Joe Biden is likely to win a close-fought US election. It is no great surprise to see the race tighter than expected. Trump is a formidable campaigner in the final days and Democrats were seriously hamstrung by their sense of responsibility regarding the virus. The senate was always going to be close.
Most importantly, US democratic institutions are holding up under a sustained assault from a would-be dictator and con man. The White House is making the absurd argument that states in which Trump is ahead stop counting of votes while they keep counting where he is behind. There are no voting irregularities of substance reported. The Supreme Court will not help El Trumpo. The Republican Party and media have largely hosed off his tantrum.
It is relatively rare for US presidents to be voted out after one term, having happened only five times. This is particularly pointed as we look around Australia today where the advantages of incumbency are obvious during a crisis. That Americans have tossed Trump on a record turnout because of his virus mismanagement is a great sign that its democracy is still capable of delivering engaged and rational results.
There’ll be ongoing information wars. The virus remains rampant and will make this worse. It has left deep psychological scars that are leading normally rational people down Facebook rabbit holes. Congressional seats largely sustained the Republican vote so ongoing deadlock is assured.
Looking forward, the Biden Administration has a policy platform to begin to turn the underlying drivers of US division around as he addresses inequality, albeit hamstrung by a Republican senate, though that may not be a bad thing either if they can work together constructively. There is some sign of that as the stimulus debate resumes.
I’ve read the broader Australian commentary on the election today and it is too nauseating to recount. Facts are overwhelmed by dumb self-righteousness and toxic identity politics. A plaintive lack of faith in the world’s greatest democracy underpins it all. As if our recent record of serial PMs, backstabbing and corruption gives us the right. As if the preservation of democracy itself is not always a fight.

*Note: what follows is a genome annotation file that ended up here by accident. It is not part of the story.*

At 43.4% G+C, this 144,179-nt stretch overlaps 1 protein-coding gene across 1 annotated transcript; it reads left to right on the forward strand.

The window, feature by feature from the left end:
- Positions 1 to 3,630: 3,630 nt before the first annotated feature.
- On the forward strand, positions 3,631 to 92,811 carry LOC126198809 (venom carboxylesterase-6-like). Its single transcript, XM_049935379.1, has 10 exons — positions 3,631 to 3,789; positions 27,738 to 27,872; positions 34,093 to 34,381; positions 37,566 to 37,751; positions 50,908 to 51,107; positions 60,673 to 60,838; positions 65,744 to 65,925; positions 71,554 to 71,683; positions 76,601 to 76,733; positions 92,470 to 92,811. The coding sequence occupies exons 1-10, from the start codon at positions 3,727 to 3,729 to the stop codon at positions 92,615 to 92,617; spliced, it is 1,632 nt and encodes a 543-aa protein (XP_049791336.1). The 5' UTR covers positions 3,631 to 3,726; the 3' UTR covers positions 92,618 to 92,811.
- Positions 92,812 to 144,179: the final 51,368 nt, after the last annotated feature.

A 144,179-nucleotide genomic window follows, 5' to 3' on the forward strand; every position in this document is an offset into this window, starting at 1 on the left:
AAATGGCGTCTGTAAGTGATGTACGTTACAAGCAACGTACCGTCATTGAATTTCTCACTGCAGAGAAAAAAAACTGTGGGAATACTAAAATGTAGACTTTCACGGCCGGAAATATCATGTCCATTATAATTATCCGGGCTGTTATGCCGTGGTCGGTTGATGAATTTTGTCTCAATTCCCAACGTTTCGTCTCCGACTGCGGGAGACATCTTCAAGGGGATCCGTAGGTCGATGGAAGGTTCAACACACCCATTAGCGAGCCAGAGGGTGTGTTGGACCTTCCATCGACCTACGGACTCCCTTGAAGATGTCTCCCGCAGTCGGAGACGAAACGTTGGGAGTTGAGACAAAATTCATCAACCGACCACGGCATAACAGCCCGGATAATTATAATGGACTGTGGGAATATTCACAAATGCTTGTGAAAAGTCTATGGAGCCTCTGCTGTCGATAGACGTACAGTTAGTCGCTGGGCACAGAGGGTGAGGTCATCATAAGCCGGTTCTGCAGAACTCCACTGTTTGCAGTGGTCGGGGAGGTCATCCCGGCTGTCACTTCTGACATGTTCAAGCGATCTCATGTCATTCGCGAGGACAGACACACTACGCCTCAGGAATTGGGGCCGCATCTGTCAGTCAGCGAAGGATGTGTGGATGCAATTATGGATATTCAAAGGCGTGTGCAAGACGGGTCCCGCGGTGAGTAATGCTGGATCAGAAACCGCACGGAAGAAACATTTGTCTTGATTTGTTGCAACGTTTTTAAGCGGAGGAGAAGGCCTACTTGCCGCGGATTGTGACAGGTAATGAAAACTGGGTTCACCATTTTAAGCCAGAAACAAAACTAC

At the extreme end of this is Hugh White who declares US power dead (presumably after a heavy drinking session):
So whatever the outcome, this election has grave implications for Australia. Economically, it means America will not regain its old place as a key engine of globalisation, innovation and economic growth. The slide from free trade to protectionism will continue, and the reforms required to rebuild globally competitive manufacturing will not happen.
China’s economy will overtake America’s to become the largest in the world on any measure, and it will continue to erode America’s technological lead. US leadership of the key international economic institutions will not be restored. Increasingly, China will set the rules and norms that govern the global economy. None of this is good news for us.
The strategic outlook is even worse. America’s global leadership faces major trials in Europe and the Middle East, but it confronts its greatest challenge in east Asia, where China seeks to take its place as the dominant regional power.
What drivel. Such inevitability is more reminiscent of CCP propaganda than analysis. The US is not going to abandon its Pacific backyard no matter what happens in politics. It makes no strategic sense to do so. Consider, America can keep China at arm’s length via the bulwark of its democratic proxies or it can fight it on its own borders. It makes so much strategic sense to do the former that it will continue whether we like it or not (thankfully we mostly do despite our whinging).
Today’s US election is a fight in which the forces of good are so far prevailing and it appears that they will do so in the end. So long as good people support the cause.
Cancel the Australian media on that front.